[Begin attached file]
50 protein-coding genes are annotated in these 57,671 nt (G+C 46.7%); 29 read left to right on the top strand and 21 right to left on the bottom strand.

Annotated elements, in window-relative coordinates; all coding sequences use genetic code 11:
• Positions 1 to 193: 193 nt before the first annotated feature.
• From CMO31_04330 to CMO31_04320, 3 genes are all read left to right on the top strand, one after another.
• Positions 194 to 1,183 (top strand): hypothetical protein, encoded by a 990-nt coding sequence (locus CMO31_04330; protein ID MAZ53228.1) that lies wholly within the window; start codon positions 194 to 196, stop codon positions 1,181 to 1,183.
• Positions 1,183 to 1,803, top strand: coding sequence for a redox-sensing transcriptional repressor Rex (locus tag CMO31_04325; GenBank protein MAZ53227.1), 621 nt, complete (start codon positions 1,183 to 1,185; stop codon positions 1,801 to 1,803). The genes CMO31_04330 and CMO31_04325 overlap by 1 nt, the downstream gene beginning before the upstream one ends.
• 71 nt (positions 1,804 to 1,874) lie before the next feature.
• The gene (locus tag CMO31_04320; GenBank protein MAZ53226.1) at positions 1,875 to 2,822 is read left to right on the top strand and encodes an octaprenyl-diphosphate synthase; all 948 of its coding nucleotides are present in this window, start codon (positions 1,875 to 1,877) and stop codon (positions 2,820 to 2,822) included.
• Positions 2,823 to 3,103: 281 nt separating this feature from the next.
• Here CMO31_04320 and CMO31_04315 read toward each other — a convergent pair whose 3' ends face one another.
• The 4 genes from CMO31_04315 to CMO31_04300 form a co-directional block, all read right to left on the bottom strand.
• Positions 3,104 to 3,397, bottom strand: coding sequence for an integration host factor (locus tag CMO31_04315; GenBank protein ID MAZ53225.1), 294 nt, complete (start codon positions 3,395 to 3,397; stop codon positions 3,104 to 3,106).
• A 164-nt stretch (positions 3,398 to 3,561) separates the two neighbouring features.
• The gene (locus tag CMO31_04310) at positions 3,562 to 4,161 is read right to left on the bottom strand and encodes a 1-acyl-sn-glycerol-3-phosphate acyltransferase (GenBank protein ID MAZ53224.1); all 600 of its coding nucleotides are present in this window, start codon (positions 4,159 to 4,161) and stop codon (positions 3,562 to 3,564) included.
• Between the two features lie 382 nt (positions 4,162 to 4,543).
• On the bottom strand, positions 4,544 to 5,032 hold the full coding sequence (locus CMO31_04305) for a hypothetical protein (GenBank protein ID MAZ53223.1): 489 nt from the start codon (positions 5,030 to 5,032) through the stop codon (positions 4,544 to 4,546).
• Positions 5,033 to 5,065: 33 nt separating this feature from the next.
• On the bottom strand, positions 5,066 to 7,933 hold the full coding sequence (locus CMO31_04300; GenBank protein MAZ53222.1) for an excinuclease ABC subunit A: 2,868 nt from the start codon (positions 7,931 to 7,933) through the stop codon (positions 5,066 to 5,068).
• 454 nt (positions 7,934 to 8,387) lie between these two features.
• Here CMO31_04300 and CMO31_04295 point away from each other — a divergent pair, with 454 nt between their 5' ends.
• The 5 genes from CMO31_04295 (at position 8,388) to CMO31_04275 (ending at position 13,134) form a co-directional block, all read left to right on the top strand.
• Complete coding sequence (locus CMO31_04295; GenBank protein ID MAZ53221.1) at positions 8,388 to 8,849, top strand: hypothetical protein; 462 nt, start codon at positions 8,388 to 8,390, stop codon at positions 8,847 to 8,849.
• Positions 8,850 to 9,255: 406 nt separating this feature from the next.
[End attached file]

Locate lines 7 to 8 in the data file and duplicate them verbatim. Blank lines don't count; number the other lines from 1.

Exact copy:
• 71 nt (positions 1,804 to 1,874) lie before the next feature.
• The gene (locus tag CMO31_04320; GenBank protein MAZ53226.1) at positions 1,875 to 2,822 is read left to right on the top strand and encodes an octaprenyl-diphosphate synthase; all 948 of its coding nucleotides are present in this window, start codon (positions 1,875 to 1,877) and stop codon (positions 2,820 to 2,822) included.